Serving professional journalism since 1912

Magazine of the Chartered Institute of Journalists

1913 – The World before the Great War

“At Easter 1913 Tsar Nicholas ll gave his wife Alexandra a remarkable present: a golden Fabergé egg. Its exterior was sumptuously decorated with golden double-headed eagles, imperial crowns and eighteen exquisite miniature portraits of the Tsars and Tsarinas of the Romanov dynasty stretching back to Nicholas’ distant forebear Tsar Michael, who had become Russia’s leader exactly 300 years previously. But the egg’s true masterwork was on the inside. There, a globe of blued steel showed the frontiers of Muscovy in 1613, and those of the Russian Empire in 1913… For now, the double-headed eagle could be seen from the Baltic to the Pacific, from the Black Sea to Central Asia, from the borders of China to those of Prussia.”

So begins the chapter entitled: St. Petersburg, Eastern Colossus – just one part of the four great sections devoted to the capitals and cities of the world (and world empires) as they were on the eve of the Great War, in Charles Emmerson’s masterly study, 1913. Although the general unrest in the Balkans prompted thoughtful editorials in The Times and The Economist (the latter certainly believed that its readers had much to look forward to for the year 1914), it is not entirely clear – even, with superpower rivalry between the British and German navies – that the world believed it would soon be at war. The Tsar, with his Fabergé egg and ancient crown, clearly had no premonition of the horror that would await him in 1917; in Germany, the Kaiser and his subjects looked forward to opera galas, openings of technical exhibitions and parades of mediaeval guilds – although in Vienna, where (as one writer observed) “it was forever Sunday”, concern was expressed at the curious number of suicides – over 1,300 in 1912 – an indication of some sort of spiritual, psychological malaise.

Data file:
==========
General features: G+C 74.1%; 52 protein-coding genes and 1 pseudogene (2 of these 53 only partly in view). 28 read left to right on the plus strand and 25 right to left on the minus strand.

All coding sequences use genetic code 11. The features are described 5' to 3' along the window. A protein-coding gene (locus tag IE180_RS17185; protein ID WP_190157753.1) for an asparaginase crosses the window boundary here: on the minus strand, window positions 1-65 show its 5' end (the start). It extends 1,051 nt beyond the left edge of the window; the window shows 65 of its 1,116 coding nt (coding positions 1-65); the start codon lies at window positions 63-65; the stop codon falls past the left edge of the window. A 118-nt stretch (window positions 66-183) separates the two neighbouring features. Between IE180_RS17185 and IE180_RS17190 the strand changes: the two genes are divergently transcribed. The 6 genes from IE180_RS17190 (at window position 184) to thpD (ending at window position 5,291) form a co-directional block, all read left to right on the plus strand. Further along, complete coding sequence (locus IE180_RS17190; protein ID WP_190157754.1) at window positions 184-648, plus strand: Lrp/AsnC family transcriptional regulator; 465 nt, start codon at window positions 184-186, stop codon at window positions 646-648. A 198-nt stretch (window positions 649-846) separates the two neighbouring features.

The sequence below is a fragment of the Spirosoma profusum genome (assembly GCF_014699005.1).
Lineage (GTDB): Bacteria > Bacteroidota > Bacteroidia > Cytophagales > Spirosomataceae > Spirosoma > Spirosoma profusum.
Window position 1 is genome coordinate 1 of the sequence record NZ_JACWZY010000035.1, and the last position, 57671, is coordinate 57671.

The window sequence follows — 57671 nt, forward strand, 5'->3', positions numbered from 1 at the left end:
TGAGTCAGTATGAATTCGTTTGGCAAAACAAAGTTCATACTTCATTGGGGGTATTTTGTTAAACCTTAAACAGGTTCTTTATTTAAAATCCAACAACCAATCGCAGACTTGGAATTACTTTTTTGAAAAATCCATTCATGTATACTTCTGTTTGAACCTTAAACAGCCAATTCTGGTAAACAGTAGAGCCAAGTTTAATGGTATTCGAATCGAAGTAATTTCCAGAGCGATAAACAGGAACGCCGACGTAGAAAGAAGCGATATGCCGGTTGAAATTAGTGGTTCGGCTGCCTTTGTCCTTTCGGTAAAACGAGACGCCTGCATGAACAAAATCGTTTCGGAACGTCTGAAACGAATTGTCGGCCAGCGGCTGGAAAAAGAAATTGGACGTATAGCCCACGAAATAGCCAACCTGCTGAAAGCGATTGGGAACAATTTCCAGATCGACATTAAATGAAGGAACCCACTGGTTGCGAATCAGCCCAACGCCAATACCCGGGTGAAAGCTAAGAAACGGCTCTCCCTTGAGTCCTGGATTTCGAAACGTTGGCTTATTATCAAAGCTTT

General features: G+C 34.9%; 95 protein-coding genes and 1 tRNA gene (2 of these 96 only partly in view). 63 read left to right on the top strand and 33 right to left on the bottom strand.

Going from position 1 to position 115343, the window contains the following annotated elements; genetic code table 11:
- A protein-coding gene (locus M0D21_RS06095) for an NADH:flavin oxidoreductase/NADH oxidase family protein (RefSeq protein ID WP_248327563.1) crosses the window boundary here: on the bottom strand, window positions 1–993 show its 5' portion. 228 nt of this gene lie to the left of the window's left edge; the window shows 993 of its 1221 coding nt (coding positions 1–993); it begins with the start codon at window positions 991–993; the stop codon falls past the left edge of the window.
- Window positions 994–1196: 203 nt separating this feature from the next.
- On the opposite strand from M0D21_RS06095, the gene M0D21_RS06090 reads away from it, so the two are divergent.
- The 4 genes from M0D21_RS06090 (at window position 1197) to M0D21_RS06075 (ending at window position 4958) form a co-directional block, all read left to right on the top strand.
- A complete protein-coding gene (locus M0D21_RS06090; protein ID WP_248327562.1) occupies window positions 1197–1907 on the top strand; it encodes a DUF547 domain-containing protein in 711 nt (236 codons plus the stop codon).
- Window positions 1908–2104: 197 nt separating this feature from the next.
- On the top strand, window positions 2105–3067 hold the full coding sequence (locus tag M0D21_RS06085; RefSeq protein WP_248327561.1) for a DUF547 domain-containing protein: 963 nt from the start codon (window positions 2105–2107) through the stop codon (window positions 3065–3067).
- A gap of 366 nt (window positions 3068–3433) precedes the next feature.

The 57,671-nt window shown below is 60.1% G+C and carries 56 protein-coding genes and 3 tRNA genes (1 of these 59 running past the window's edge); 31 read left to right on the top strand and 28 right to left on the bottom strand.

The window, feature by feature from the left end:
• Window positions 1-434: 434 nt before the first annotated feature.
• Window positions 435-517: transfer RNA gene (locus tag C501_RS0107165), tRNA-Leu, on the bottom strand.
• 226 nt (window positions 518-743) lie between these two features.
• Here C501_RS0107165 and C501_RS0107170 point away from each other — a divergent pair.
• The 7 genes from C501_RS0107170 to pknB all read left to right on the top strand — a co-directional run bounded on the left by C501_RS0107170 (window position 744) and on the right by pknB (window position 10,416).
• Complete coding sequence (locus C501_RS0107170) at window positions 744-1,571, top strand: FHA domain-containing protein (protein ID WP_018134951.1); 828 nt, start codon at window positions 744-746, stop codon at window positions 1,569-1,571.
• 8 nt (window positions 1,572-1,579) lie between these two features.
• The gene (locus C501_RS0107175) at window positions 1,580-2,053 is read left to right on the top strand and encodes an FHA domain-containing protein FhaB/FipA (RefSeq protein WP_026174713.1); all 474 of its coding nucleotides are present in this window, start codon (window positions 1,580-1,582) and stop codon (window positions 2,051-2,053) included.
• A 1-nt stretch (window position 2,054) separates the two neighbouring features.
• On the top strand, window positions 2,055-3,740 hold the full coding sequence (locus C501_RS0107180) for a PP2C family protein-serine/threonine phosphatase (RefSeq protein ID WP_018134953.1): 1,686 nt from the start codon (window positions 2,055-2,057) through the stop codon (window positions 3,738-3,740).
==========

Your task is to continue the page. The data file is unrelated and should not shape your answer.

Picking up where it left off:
Yet it is not just the “old world” that interests the author: the story is also told of the emerging importance of Washington D.C. (world capital and American political centre, just 50 years on from its Civil War) – yet we are also brought to an understanding of New York (its art-loving leading citizens felt that the “rough edges” of the country needed to be rounded off), with a stop on the West Coast at Los Angeles (a thirst for water and hunger for wealth), and the old New World of Mexico City. But what of the world’s other spheres of influences and races? The author takes us across the Pacific Ocean to Tokyo (the modernising, Westernising Japanese authorities determined, even since 1880, to rebuild their capital as “a grand city of ceremonial avenues”); but then turning his attention to the cities of ancient eras – Jerusalem, Constantinople, Tehran and Peking – the last Emperor locked inside the Forbidden City, whilst Yuan Shikai – half-President, half-Habsburg emperor – was driven through Peking by car. Usually, in our minds, the pre-First World War period is concentrated on happenings in London, Paris, Berlin, St. Peterburg: with Emmerson, you are given a truly global, and local view.

There is also an intriguing ending to the book, a touch of The Time Machine, perhaps…

“ ‘What will be the standing of the British Empire in AD 2013?’, asked the Evening Standard of its London readers in 1913. Certainly, it answered, it would not be an empire held together by force; rather it would be most probably a collection of ‘allied autonomous states under a common head. The Standard speculated that Canada would have a population of 100,000,000 and the federal capital of the Anglo-Saxon Federation would be along the Canadian border with the United States. India might be a self-governing entity by 2013 – but probably not. Britain itself might have become an agricultural country again, its home population having peaked in 1950.’ ”

But Emmerson deals in facts and reality, and rarely would you find a book so rich in evoking the life of the world, 100 or so years ago.

Stuart Millson

Charles Emmerson, Vintage Books, paperback, 528 pages,

ISBN 978-0-099-57578-8 £9.99